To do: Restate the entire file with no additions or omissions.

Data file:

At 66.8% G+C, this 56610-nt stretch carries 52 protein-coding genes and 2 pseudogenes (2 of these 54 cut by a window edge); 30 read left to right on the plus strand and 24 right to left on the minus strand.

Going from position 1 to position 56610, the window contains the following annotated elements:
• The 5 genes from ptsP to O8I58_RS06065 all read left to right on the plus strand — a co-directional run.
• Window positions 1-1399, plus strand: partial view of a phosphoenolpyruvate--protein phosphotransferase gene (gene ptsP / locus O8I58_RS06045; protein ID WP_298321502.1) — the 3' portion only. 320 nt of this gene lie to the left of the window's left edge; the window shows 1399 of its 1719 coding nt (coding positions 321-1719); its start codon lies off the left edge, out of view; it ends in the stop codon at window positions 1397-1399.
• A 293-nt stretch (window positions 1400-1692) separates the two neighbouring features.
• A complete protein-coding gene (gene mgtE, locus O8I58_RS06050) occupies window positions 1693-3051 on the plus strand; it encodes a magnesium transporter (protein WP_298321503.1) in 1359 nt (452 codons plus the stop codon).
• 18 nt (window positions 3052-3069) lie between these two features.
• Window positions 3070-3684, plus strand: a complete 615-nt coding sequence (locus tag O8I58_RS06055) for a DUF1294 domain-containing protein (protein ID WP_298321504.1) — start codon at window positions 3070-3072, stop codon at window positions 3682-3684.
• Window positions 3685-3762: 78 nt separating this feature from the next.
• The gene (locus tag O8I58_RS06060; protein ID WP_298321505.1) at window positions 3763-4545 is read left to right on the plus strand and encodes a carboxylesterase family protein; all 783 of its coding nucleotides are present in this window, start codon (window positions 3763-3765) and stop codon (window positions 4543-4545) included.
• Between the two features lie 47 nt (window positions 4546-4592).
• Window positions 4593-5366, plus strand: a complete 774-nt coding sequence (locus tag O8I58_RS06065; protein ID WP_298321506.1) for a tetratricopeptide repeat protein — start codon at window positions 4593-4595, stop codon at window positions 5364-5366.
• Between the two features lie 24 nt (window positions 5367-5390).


At 66.8% G+C, this 56610-nt stretch carries 52 protein-coding genes and 2 pseudogenes (2 of these 54 cut by a window edge); 30 read left to right on the plus strand and 24 right to left on the minus strand.

Going from position 1 to position 56610, the window contains the following annotated elements:
• The 5 genes from ptsP to O8I58_RS06065 all read left to right on the plus strand — a co-directional run.
• Window positions 1-1399, plus strand: partial view of a phosphoenolpyruvate--protein phosphotransferase gene (gene ptsP / locus O8I58_RS06045; protein ID WP_298321502.1) — the 3' portion only. 320 nt of this gene lie to the left of the window's left edge; the window shows 1399 of its 1719 coding nt (coding positions 321-1719); its start codon lies off the left edge, out of view; it ends in the stop codon at window positions 1397-1399.
• A 293-nt stretch (window positions 1400-1692) separates the two neighbouring features.
• A complete protein-coding gene (gene mgtE, locus O8I58_RS06050) occupies window positions 1693-3051 on the plus strand; it encodes a magnesium transporter (protein WP_298321503.1) in 1359 nt (452 codons plus the stop codon).
• 18 nt (window positions 3052-3069) lie between these two features.
• Window positions 3070-3684, plus strand: a complete 615-nt coding sequence (locus tag O8I58_RS06055) for a DUF1294 domain-containing protein (protein ID WP_298321504.1) — start codon at window positions 3070-3072, stop codon at window positions 3682-3684.
• Window positions 3685-3762: 78 nt separating this feature from the next.
• The gene (locus tag O8I58_RS06060; protein ID WP_298321505.1) at window positions 3763-4545 is read left to right on the plus strand and encodes a carboxylesterase family protein; all 783 of its coding nucleotides are present in this window, start codon (window positions 3763-3765) and stop codon (window positions 4543-4545) included.
• Between the two features lie 47 nt (window positions 4546-4592).
• Window positions 4593-5366, plus strand: a complete 774-nt coding sequence (locus tag O8I58_RS06065; protein ID WP_298321506.1) for a tetratricopeptide repeat protein — start codon at window positions 4593-4595, stop codon at window positions 5364-5366.
• Between the two features lie 24 nt (window positions 5367-5390).